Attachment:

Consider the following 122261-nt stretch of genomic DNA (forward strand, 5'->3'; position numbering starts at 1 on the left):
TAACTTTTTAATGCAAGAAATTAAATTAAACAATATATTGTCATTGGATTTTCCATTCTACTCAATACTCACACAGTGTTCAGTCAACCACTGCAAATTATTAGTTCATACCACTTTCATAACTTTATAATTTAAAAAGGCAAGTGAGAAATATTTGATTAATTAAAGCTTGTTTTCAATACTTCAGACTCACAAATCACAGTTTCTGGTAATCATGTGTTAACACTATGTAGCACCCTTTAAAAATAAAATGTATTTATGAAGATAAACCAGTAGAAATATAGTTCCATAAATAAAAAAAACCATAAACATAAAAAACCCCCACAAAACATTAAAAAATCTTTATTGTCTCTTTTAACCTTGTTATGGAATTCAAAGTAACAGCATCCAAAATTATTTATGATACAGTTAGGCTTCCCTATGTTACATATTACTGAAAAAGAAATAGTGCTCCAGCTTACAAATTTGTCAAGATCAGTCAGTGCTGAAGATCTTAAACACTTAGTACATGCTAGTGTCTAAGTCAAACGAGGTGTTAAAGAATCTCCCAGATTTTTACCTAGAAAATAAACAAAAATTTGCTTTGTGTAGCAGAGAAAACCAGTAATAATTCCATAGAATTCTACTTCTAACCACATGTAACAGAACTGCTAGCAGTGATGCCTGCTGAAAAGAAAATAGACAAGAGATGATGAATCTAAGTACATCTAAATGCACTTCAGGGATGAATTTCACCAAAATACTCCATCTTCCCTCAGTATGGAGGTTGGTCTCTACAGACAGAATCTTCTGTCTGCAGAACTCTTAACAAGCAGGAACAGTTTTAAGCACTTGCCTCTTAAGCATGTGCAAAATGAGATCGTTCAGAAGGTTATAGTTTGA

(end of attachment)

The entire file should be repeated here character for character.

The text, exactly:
Consider the following 122261-nt stretch of genomic DNA (forward strand, 5'->3'; position numbering starts at 1 on the left):
TAACTTTTTAATGCAAGAAATTAAATTAAACAATATATTGTCATTGGATTTTCCATTCTACTCAATACTCACACAGTGTTCAGTCAACCACTGCAAATTATTAGTTCATACCACTTTCATAACTTTATAATTTAAAAAGGCAAGTGAGAAATATTTGATTAATTAAAGCTTGTTTTCAATACTTCAGACTCACAAATCACAGTTTCTGGTAATCATGTGTTAACACTATGTAGCACCCTTTAAAAATAAAATGTATTTATGAAGATAAACCAGTAGAAATATAGTTCCATAAATAAAAAAAACCATAAACATAAAAAACCCCCACAAAACATTAAAAAATCTTTATTGTCTCTTTTAACCTTGTTATGGAATTCAAAGTAACAGCATCCAAAATTATTTATGATACAGTTAGGCTTCCCTATGTTACATATTACTGAAAAAGAAATAGTGCTCCAGCTTACAAATTTGTCAAGATCAGTCAGTGCTGAAGATCTTAAACACTTAGTACATGCTAGTGTCTAAGTCAAACGAGGTGTTAAAGAATCTCCCAGATTTTTACCTAGAAAATAAACAAAAATTTGCTTTGTGTAGCAGAGAAAACCAGTAATAATTCCATAGAATTCTACTTCTAACCACATGTAACAGAACTGCTAGCAGTGATGCCTGCTGAAAAGAAAATAGACAAGAGATGATGAATCTAAGTACATCTAAATGCACTTCAGGGATGAATTTCACCAAAATACTCCATCTTCCCTCAGTATGGAGGTTGGTCTCTACAGACAGAATCTTCTGTCTGCAGAACTCTTAACAAGCAGGAACAGTTTTAAGCACTTGCCTCTTAAGCATGTGCAAAATGAGATCGTTCAGAAGGTTATAGTTTGA